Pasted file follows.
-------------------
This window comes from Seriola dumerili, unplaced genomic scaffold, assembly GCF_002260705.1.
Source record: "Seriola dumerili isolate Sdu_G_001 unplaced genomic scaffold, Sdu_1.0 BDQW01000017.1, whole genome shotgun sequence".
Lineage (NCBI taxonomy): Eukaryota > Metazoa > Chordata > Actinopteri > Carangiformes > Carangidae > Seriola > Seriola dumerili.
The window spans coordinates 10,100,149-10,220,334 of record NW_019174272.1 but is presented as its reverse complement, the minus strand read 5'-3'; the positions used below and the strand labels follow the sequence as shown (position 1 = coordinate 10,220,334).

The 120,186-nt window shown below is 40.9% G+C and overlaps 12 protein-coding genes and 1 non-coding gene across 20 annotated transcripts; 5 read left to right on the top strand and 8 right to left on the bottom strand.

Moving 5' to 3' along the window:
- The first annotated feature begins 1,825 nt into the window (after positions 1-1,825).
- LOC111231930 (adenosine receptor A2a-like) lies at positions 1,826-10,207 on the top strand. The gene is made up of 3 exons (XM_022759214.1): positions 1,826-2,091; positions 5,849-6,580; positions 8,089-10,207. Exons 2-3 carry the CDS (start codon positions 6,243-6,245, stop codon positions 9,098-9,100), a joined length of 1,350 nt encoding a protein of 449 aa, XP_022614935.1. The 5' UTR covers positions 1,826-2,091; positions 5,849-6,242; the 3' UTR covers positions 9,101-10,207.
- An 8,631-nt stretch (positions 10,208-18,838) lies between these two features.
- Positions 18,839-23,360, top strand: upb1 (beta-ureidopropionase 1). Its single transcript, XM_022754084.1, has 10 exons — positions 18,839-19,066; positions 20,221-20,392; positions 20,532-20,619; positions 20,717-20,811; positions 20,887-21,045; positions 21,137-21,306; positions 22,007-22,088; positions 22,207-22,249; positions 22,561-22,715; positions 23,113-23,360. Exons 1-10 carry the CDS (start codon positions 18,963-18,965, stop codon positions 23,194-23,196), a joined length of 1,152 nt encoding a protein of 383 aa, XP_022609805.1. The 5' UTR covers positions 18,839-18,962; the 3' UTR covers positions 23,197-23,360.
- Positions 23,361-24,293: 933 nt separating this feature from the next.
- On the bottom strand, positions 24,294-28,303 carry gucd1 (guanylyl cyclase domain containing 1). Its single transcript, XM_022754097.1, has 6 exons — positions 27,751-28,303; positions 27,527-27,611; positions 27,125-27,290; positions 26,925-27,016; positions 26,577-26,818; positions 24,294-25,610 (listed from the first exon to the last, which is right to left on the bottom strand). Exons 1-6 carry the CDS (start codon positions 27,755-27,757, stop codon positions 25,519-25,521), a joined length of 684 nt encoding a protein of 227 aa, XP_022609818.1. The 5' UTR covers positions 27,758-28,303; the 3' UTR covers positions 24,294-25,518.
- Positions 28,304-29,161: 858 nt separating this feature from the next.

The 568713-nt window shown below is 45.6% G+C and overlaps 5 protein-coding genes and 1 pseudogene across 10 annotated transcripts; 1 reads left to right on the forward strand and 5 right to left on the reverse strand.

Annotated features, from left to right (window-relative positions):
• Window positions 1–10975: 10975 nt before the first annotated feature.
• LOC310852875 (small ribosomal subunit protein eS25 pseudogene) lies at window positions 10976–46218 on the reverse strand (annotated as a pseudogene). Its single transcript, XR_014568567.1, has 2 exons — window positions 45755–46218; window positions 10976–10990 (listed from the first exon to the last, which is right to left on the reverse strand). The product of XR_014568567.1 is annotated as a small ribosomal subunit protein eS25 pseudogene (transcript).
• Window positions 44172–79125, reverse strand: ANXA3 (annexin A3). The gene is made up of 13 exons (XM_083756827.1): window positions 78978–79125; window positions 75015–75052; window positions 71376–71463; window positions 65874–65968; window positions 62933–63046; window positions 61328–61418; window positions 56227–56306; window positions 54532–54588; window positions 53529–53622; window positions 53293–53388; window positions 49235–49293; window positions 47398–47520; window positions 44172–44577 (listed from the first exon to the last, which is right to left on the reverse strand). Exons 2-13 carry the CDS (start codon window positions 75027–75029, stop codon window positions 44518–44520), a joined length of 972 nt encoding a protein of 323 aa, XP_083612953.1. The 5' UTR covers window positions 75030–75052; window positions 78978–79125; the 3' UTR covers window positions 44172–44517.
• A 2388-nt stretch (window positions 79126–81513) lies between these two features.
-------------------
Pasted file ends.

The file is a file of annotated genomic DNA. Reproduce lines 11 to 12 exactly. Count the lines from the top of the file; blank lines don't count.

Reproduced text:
- Positions 23,361-24,293: 933 nt separating this feature from the next.
- On the bottom strand, positions 24,294-28,303 carry gucd1 (guanylyl cyclase domain containing 1). Its single transcript, XM_022754097.1, has 6 exons — positions 27,751-28,303; positions 27,527-27,611; positions 27,125-27,290; positions 26,925-27,016; positions 26,577-26,818; positions 24,294-25,610 (listed from the first exon to the last, which is right to left on the bottom strand). Exons 1-6 carry the CDS (start codon positions 27,755-27,757, stop codon positions 25,519-25,521), a joined length of 684 nt encoding a protein of 227 aa, XP_022609818.1. The 5' UTR covers positions 27,758-28,303; the 3' UTR covers positions 24,294-25,518.